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Prosperous Few And The Restless Many, The .pdf



Original filename: Prosperous Few And The Restless Many, The.pdf
Title: The prosperous few and the restless many
Author: Chomsky, Noam

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IWi'iMMi'M
::*:>:#

i

:*k*»»c*:*:*l>2

&SSi

ESTLESS

Noam Chomsky ruthlessly exposes
the dark side of power. Everything
politics

is,

Chomsky

you where few dare

isn't.

He

takes

to tread.

ferry

How adroitly he cuts through

Brown

the

crap and actually says something.
Village Voice

One of the most respected and
influential intellectuals in the world.

Rolling Stone

Over the last dozen years, Chomsky
was the most often cited living author.

Among intellectual luminaries of all
Chomsky placed eighth, just
behind Plato and Sigmund Freud.
eras,

Chicago Tribune

The
Prosperous

Few
and the
Restless

Many

Noam Chomsky
Interviewed by

David Barsamian

OdoNiAN Press
BERkEUy, CAlifORNJA

Additional copies of this book and others in the
Real Story series are available for $5 + $2 ship-

ping per order (not per book) from Odonian Press,
Box 7776, Berkeley CA 94707. To order by credit
card, or for information on quantity discounts,
please call us at 510 524 4000 or 800 REAL
to book stores and book
wholesalers is through Publishers Group West,
Box 8843, Emeryville CA 94662, 510 658 3453

STORY. Distribution

(toll-free:

800 788 3123).

Original compilation: David Barsamian

Condensation and reorganization: Sandy Niemann
Copyediting and proofreading: Karen Faria, Sandy
Niemann, Arthur Naiman, Derek Stordahl, John
Kadyk, Susan McCallister

page layout and index:

Final edit, inside design,

Arthur Naiman

Cover photograph: Elaine Briere
Cover design

for series: Studio Silicon

Layout and copy for

this

Series editor: Arthur

Naiman

cover: Arthur Naiman,

Karen Faria

Printing: Michelle Selby, }im Puzey, Larry

Hawkins/

Consolidated Printers, Berkeley, California

Copyright
iru

©

1993 by David Barsamian.

ot

it,

any form whatever (except

in

Printed

in

the

USA

tionian Press gets

(

All rights reserved,

luding the right to reproduce or copy this book, or any portions

The

Dispossessed

for brief excerpts in reviews).

First

its

printing— September, 1993

name from

(though

or any of her publishers).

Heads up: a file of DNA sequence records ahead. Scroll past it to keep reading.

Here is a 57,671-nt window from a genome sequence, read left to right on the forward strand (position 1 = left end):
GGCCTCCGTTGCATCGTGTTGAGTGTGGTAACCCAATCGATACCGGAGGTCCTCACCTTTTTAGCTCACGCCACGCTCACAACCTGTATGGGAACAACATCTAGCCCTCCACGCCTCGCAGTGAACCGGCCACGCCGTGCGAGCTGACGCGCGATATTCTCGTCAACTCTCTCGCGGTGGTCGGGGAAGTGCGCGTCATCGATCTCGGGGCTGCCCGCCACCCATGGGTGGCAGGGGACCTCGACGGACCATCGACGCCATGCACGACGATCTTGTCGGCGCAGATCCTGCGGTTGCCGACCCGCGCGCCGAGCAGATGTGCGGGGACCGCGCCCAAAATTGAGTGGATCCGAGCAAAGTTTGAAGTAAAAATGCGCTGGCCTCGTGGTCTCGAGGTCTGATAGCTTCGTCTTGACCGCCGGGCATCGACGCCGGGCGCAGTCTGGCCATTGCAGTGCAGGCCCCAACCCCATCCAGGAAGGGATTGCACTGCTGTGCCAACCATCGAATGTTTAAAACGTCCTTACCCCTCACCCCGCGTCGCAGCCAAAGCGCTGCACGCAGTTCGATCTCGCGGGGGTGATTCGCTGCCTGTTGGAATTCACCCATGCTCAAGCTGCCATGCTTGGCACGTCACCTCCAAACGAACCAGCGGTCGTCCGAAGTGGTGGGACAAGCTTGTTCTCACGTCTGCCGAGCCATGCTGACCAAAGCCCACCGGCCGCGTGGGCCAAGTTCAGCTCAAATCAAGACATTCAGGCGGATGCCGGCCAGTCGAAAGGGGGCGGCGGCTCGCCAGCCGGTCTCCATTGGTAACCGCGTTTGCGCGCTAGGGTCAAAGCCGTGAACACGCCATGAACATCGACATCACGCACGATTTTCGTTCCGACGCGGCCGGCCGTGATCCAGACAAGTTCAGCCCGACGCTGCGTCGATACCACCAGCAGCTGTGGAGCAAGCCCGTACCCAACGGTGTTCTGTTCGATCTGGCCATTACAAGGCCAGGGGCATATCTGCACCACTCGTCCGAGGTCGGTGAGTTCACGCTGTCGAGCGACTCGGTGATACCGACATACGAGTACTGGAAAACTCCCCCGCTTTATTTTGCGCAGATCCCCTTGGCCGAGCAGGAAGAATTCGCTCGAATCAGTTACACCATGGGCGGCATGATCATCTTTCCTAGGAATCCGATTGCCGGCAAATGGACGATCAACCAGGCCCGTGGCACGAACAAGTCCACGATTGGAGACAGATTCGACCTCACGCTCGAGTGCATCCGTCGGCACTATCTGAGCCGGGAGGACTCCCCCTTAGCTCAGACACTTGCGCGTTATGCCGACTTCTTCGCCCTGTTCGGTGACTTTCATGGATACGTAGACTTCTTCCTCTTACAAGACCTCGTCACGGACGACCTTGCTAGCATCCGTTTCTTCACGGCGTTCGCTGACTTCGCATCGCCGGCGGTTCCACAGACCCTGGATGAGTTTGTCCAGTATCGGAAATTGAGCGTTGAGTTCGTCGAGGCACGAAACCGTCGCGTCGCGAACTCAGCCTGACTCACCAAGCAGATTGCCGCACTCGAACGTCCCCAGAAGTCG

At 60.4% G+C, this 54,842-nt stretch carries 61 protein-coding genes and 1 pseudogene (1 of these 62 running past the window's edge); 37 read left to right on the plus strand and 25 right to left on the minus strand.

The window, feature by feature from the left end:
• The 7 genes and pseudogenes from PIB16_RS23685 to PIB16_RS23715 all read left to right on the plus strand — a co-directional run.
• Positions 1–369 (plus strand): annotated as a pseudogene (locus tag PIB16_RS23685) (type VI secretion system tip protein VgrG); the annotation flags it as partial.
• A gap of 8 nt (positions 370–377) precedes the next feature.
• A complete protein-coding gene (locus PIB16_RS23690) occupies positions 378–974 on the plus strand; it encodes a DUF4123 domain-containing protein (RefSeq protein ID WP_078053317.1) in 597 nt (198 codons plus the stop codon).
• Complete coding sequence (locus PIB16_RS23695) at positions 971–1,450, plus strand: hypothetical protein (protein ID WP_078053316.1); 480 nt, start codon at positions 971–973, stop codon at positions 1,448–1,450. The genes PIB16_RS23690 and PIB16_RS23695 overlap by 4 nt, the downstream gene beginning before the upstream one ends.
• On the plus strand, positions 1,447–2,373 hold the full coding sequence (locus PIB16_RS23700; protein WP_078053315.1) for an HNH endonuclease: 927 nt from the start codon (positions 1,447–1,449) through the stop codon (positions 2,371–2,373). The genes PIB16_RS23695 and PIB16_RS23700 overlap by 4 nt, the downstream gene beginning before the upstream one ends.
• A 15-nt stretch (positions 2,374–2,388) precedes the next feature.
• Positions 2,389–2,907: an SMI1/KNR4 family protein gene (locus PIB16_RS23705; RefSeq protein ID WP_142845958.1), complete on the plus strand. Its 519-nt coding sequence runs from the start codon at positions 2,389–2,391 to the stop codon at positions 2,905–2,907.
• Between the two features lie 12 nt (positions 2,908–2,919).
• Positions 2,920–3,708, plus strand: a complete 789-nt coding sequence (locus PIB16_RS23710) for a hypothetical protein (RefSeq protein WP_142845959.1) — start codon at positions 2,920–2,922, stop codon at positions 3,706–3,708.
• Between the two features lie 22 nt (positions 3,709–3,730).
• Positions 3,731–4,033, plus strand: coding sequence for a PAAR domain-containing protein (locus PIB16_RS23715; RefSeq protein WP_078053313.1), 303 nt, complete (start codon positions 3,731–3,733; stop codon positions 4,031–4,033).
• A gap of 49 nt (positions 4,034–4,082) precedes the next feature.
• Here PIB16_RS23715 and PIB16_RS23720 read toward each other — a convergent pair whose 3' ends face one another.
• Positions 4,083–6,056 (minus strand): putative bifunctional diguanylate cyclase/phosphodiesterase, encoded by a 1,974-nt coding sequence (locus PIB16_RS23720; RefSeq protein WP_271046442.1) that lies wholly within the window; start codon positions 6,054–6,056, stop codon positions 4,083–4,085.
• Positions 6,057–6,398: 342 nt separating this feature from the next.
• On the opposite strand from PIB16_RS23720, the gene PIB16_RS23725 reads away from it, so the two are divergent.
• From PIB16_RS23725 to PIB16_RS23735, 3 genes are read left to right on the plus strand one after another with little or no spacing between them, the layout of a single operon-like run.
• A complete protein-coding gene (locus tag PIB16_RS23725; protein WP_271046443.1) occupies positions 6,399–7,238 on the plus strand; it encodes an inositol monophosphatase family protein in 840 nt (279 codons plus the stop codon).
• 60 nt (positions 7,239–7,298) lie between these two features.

we
The

Ursula Le Guin's wonderful novel
have no connection with Ms. Le Guin
last

story in her collection

The Wind's

Twelve Quarters also features the Odonians.
t

khnian

aftertax

Press donates at least

Im

ome

to organizations

10%

(List

working

year

it

was 19%) of

tor social justice.

its

Contents

The

Introduction

4

About the author

4

new global economy

NAFTA and GATT—who

5
benefits?

21

Food and Third World "economic miracles"

25

Photo ops

29

in

Somalia

Slav

36

The chosen country

39

Gandhi, nonviolence and India

52

Divide and conquer

57

The roots of racism

62

Slav

vs.

The unmentionable

Human
It

can't

five-letter

word

nature and self-image

happen here

—can

it?

66

72

77
80

Hume's paradox

"Outside the pale of intellectual responsibility" ....85

Other books by

Noam Chomsky

90

Index

Other books

87

in the

Real Story series

96

Chomsky: The prosperous few and the

restless

many

Introduction
This book was compiled from three interviews I
conducted with Noam Chomsky in the Boston
area on December 16, 1992 and January 14 and
21, 1993, which were then edited and revised.

My questions appear in italics in this typeface.
We've tried to define terms or names that may be
unfamiliar the first time they occur. These explanations appear

in this

typeface

[in

square brackets].

Tapes and transcripts of hundreds of Chom-




and talks and those of many
other interesting speakers are also available.
For a free catalog, call 303-444-8788 or write
me at 2129 Mapleton, Boulder CO 80304.
sky's interviews

David Barsamian

About the author
Noam Chomsky was born

in Philadelphia in
1928. Since 1955, he's taught at the Massachusetts Institute of Technology, where he
became a full professor at the age of 32.

A major

figure in 20th-century linguistics,

Chomsky has

also written many books on contemporary issues (see pp. 87-89). His political
talks have been heard, typically by standingroom-only audiences, all over the country and
the globe, and he's received countless honors

and awards.
In a

saner world, his tireless efforts to pro-

mote justice would have long since won him the
Nobel Peace Prize, but the committee keeps giving
to people like Henry Kissinger.
il

Arthur Naiman

The

new global economy

The new global economy
was on Brattle Street [in Cambridge] just last night.
There were panhandlers, people asking for money,